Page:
In an article I found the formula for the standard deviation of a sample size $N$

$\sigma=\frac{\overline{R}}{2.534}$

where $\overline{R}$ is the average range of subsamples (size $6$) from the main sample. How the number $2.534$ is calculated? This is the correct number?

  • 6
    References please. More importantly: 1. There can't be a "correct number" here independently of the kind of distribution you are drawing from. 2. These rules usually come from interest in short-cut methods of estimating the SD from the range. Now we have computers.... Do you want to do that and why? Why not just use the data? – Nick Cox Sep 9 '13 at 16:28
  • 3
    @Nick Sorry: you were correct. A value around $4$ works for the standard deviation when the sample size is around $15$ to $50$; $3$ works for sample sizes around $10$, etc. I will delete my previous comment so it does not confuse anyone other than myself! – whuber Sep 9 '13 at 17:03
  • 1
    @NickCox it is old russian source and I didn't see the formula before. – Andy Sep 10 '13 at 6:35
  • 3
    Giving references is rarely a bad idea. Let readers decide for themselves whether they are interesting or accessible. (There are plenty of people here who can read Russian, for example.) – Nick Cox Sep 10 '13 at 10:53
up vote 17 down vote accepted

In an a sample $x$ of $n$ independent values from a distribution $F$ with pdf $f$, the pdf of the joint distribution of the extremes $\min(x)=x_{[1]}$ and $\max(x)=x_{[n]}$ is proportional to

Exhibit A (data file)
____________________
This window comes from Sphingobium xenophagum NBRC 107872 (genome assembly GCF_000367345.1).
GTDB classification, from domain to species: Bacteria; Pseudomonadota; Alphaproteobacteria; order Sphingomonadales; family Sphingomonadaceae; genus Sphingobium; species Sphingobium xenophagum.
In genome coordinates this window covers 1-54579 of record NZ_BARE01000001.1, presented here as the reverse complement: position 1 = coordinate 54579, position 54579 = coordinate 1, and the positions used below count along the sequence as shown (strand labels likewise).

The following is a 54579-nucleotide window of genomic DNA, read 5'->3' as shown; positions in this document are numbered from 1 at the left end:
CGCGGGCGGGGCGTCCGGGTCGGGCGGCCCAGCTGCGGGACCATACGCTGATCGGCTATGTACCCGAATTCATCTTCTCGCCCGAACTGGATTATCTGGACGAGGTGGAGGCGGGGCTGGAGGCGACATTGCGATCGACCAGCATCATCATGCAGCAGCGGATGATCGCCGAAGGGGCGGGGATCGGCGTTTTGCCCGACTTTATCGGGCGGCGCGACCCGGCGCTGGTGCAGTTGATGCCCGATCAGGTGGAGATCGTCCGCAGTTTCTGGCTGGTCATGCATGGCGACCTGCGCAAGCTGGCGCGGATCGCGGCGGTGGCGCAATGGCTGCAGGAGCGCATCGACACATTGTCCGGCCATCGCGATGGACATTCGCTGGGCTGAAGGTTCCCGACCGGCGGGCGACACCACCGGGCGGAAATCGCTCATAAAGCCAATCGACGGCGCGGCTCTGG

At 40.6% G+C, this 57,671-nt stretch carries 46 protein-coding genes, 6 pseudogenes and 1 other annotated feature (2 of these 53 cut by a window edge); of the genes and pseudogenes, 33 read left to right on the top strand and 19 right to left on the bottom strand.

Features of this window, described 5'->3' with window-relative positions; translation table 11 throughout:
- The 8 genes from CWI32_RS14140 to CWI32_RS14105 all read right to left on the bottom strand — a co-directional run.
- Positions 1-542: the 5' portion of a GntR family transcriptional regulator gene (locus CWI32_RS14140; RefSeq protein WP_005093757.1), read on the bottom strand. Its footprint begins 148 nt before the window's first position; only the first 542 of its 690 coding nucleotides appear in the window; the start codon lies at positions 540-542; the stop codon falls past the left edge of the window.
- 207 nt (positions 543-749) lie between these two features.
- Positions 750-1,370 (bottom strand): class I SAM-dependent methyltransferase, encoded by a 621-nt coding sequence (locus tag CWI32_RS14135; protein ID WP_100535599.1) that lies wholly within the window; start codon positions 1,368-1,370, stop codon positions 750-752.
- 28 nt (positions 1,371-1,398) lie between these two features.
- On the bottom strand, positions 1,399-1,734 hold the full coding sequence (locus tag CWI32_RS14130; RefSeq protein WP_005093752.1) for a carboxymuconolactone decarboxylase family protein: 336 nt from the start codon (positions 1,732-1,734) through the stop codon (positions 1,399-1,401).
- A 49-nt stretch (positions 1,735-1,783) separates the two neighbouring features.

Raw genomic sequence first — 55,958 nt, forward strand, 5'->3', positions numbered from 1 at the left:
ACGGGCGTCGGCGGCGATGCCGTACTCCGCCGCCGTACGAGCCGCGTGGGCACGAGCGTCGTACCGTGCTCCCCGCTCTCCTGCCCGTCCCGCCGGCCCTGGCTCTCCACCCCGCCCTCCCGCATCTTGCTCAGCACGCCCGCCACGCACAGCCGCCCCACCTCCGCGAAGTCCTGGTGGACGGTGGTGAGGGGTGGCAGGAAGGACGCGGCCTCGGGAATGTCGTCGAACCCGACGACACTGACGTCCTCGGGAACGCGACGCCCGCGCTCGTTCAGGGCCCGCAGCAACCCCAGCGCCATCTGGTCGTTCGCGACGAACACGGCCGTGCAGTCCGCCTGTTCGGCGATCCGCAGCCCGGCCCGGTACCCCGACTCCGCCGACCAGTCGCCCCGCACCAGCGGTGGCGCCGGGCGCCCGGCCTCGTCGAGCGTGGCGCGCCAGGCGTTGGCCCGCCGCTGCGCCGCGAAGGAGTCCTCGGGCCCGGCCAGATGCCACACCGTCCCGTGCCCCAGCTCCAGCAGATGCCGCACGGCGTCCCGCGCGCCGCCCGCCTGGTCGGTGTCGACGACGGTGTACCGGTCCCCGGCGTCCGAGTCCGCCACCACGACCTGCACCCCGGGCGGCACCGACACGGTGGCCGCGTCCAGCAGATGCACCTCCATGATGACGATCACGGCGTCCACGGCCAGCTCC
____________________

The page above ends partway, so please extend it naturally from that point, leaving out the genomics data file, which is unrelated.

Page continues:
$$f(x_{[1]})\left(F(x_{[n]})-F(x_{[1]})\right)^{n-2}f(x_{[n]})dx_{[1]}dx_{[n]} = H_F(x_{[1]}, x_{[n]})dx_{[1]}dx_{[n]}.$$

(The constant of proportionality is the reciprocal of the multinomial coefficient $\binom{n}{1,n-2,1} = n(n-1)$. Intuitively, this joint PDF expresses the chance of finding the smallest value in the range $[x_{[1]},x_{[1]}+dx_{[1]})$, the largest value in the range $[x_{[n]},x_{[n]}+dx_{[n]})$, and the middle $n-2$ values between them within the range $[x_{[1]}+dx_{[1]}, x_{[n]})$. When $F$ is continuous, we may replace that middle range by $(x_{[1]}, x_{[n]}]$, thereby neglecting only an "infinitesimal" amount of probability. The associated probabilities, to first order in the differentials, are $f(x_{[1]})dx_{[1]},$ $f(x_{[n]})dx_{[n]},$ and $F(x_{[n]})-F(x_{[1]}),$respectively, now making it obvious where the formula comes from.)

Taking the expectation of the range $x_{[n]} - x_{[1]}$ gives $2.53441\ \sigma$ for any Normal distribution with standard deviation $\sigma$ and $n=6$. The expected range as a multiple of $\sigma$ depends on the sample size $n$:

Normal

These values were computed by numerically integrating $\binom{n}{1,n-2,1}\left(y-x\right)H_F(x,y)dxdy$ over $\{(x,y)\in\mathbb{R}^2|x\le y\}$, with $F$ set to the standard Normal CDF, and dividing by the standard deviation of $F$ (which is just $1$).

A similar multiplicative relationship between the expected range and the standard deviation will hold for any location-scale family of distributions, because it is a property of the shape of the distribution alone. For instance, here is a comparable plot for uniform distributions:

Uniform

and exponential distributions:

Exponential